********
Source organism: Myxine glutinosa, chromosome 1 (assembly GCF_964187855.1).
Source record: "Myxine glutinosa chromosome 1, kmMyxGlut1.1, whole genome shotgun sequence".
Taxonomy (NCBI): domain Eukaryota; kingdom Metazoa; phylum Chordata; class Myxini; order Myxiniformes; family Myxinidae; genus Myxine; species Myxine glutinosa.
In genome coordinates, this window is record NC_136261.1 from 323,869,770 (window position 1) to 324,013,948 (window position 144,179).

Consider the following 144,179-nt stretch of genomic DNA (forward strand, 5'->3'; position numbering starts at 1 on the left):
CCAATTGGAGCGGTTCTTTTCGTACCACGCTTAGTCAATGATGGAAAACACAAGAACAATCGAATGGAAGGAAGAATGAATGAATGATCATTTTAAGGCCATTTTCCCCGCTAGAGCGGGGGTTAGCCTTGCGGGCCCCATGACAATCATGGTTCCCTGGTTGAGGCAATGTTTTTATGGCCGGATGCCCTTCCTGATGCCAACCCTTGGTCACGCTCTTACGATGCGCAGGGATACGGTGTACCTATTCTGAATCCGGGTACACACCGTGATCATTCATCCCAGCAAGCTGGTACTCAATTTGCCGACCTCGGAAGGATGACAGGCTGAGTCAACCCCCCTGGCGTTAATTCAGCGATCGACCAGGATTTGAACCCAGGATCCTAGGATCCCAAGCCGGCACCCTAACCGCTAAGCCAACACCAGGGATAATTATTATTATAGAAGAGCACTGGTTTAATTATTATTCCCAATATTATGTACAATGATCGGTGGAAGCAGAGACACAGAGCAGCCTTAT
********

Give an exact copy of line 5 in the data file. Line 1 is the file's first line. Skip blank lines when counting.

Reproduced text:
Consider the following 144,179-nt stretch of genomic DNA (forward strand, 5'->3'; position numbering starts at 1 on the left):